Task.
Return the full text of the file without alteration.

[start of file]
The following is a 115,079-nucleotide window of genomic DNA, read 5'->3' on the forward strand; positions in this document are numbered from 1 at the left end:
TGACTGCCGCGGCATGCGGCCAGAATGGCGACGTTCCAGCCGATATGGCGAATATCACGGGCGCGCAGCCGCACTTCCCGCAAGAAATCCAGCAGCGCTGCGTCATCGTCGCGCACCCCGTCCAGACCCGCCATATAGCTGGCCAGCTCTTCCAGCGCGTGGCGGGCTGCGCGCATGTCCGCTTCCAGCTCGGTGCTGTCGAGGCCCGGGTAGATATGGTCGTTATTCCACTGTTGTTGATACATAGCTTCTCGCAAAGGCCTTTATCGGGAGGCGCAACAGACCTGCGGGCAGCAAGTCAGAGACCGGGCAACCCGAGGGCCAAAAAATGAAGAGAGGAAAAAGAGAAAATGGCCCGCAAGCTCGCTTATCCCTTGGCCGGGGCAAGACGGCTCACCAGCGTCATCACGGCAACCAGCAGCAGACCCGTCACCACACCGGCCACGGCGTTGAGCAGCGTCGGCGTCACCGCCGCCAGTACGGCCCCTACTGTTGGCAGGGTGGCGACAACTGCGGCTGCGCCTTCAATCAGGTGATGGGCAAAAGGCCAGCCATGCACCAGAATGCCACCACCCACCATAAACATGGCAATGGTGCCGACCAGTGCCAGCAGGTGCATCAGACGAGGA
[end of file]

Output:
The following is a 115,079-nucleotide window of genomic DNA, read 5'->3' on the forward strand; positions in this document are numbered from 1 at the left end:
TGACTGCCGCGGCATGCGGCCAGAATGGCGACGTTCCAGCCGATATGGCGAATATCACGGGCGCGCAGCCGCACTTCCCGCAAGAAATCCAGCAGCGCTGCGTCATCGTCGCGCACCCCGTCCAGACCCGCCATATAGCTGGCCAGCTCTTCCAGCGCGTGGCGGGCTGCGCGCATGTCCGCTTCCAGCTCGGTGCTGTCGAGGCCCGGGTAGATATGGTCGTTATTCCACTGTTGTTGATACATAGCTTCTCGCAAAGGCCTTTATCGGGAGGCGCAACAGACCTGCGGGCAGCAAGTCAGAGACCGGGCAACCCGAGGGCCAAAAAATGAAGAGAGGAAAAAGAGAAAATGGCCCGCAAGCTCGCTTATCCCTTGGCCGGGGCAAGACGGCTCACCAGCGTCATCACGGCAACCAGCAGCAGACCCGTCACCACACCGGCCACGGCGTTGAGCAGCGTCGGCGTCACCGCCGCCAGTACGGCCCCTACTGTTGGCAGGGTGGCGACAACTGCGGCTGCGCCTTCAATCAGGTGATGGGCAAAAGGCCAGCCATGCACCAGAATGCCACCACCCACCATAAACATGGCAATGGTGCCGACCAGTGCCAGCAGGTGCATCAGACGAGGA